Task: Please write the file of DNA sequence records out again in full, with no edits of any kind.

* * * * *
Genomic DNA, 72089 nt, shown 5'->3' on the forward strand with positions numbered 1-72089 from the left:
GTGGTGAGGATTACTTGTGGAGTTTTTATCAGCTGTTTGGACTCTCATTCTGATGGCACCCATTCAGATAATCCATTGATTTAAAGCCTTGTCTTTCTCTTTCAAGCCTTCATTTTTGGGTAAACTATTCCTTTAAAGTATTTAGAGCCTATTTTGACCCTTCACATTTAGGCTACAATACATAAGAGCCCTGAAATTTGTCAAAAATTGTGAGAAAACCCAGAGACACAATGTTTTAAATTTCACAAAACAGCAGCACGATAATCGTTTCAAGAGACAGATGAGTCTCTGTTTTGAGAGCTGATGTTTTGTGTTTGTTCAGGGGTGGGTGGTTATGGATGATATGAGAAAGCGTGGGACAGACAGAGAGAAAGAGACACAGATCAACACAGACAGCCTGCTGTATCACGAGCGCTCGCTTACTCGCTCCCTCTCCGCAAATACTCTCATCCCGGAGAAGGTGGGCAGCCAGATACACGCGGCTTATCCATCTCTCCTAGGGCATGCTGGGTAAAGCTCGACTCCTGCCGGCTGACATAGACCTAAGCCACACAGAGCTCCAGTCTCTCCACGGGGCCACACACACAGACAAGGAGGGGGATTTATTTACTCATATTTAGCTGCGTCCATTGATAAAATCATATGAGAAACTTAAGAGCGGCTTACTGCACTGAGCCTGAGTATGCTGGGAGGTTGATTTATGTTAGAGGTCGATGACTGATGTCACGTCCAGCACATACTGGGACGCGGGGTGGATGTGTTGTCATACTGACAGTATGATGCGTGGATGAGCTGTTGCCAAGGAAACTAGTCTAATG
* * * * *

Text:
Genomic DNA, 72089 nt, shown 5'->3' on the forward strand with positions numbered 1-72089 from the left:
GTGGTGAGGATTACTTGTGGAGTTTTTATCAGCTGTTTGGACTCTCATTCTGATGGCACCCATTCAGATAATCCATTGATTTAAAGCCTTGTCTTTCTCTTTCAAGCCTTCATTTTTGGGTAAACTATTCCTTTAAAGTATTTAGAGCCTATTTTGACCCTTCACATTTAGGCTACAATACATAAGAGCCCTGAAATTTGTCAAAAATTGTGAGAAAACCCAGAGACACAATGTTTTAAATTTCACAAAACAGCAGCACGATAATCGTTTCAAGAGACAGATGAGTCTCTGTTTTGAGAGCTGATGTTTTGTGTTTGTTCAGGGGTGGGTGGTTATGGATGATATGAGAAAGCGTGGGACAGACAGAGAGAAAGAGACACAGATCAACACAGACAGCCTGCTGTATCACGAGCGCTCGCTTACTCGCTCCCTCTCCGCAAATACTCTCATCCCGGAGAAGGTGGGCAGCCAGATACACGCGGCTTATCCATCTCTCCTAGGGCATGCTGGGTAAAGCTCGACTCCTGCCGGCTGACATAGACCTAAGCCACACAGAGCTCCAGTCTCTCCACGGGGCCACACACACAGACAAGGAGGGGGATTTATTTACTCATATTTAGCTGCGTCCATTGATAAAATCATATGAGAAACTTAAGAGCGGCTTACTGCACTGAGCCTGAGTATGCTGGGAGGTTGATTTATGTTAGAGGTCGATGACTGATGTCACGTCCAGCACATACTGGGACGCGGGGTGGATGTGTTGTCATACTGACAGTATGATGCGTGGATGAGCTGTTGCCAAGGAAACTAGTCTAATG